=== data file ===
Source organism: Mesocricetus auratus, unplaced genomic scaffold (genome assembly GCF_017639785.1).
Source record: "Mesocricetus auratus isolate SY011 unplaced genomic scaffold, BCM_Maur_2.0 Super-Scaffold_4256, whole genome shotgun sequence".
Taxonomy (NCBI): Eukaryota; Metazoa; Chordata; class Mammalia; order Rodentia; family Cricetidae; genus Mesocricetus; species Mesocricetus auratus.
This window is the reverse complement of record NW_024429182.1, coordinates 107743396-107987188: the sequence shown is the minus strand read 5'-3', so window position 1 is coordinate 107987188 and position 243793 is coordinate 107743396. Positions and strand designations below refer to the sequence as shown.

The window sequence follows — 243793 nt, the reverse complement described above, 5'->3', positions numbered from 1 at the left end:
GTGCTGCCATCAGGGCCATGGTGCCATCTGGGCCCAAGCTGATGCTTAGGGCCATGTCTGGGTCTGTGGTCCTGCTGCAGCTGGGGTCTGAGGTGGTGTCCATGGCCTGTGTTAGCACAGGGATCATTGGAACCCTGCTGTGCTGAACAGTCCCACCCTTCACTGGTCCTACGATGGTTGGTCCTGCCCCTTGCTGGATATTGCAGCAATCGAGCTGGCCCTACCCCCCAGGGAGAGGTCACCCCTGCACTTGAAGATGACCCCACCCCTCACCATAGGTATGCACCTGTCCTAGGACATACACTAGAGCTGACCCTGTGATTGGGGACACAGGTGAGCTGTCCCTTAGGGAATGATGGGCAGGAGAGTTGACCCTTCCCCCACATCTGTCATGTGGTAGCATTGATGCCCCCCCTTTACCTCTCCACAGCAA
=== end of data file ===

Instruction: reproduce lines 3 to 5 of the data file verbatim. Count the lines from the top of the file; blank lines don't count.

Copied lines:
Taxonomy (NCBI): Eukaryota; Metazoa; Chordata; class Mammalia; order Rodentia; family Cricetidae; genus Mesocricetus; species Mesocricetus auratus.
This window is the reverse complement of record NW_024429182.1, coordinates 107743396-107987188: the sequence shown is the minus strand read 5'-3', so window position 1 is coordinate 107987188 and position 243793 is coordinate 107743396. Positions and strand designations below refer to the sequence as shown.

The window sequence follows — 243793 nt, the reverse complement described above, 5'->3', positions numbered from 1 at the left end: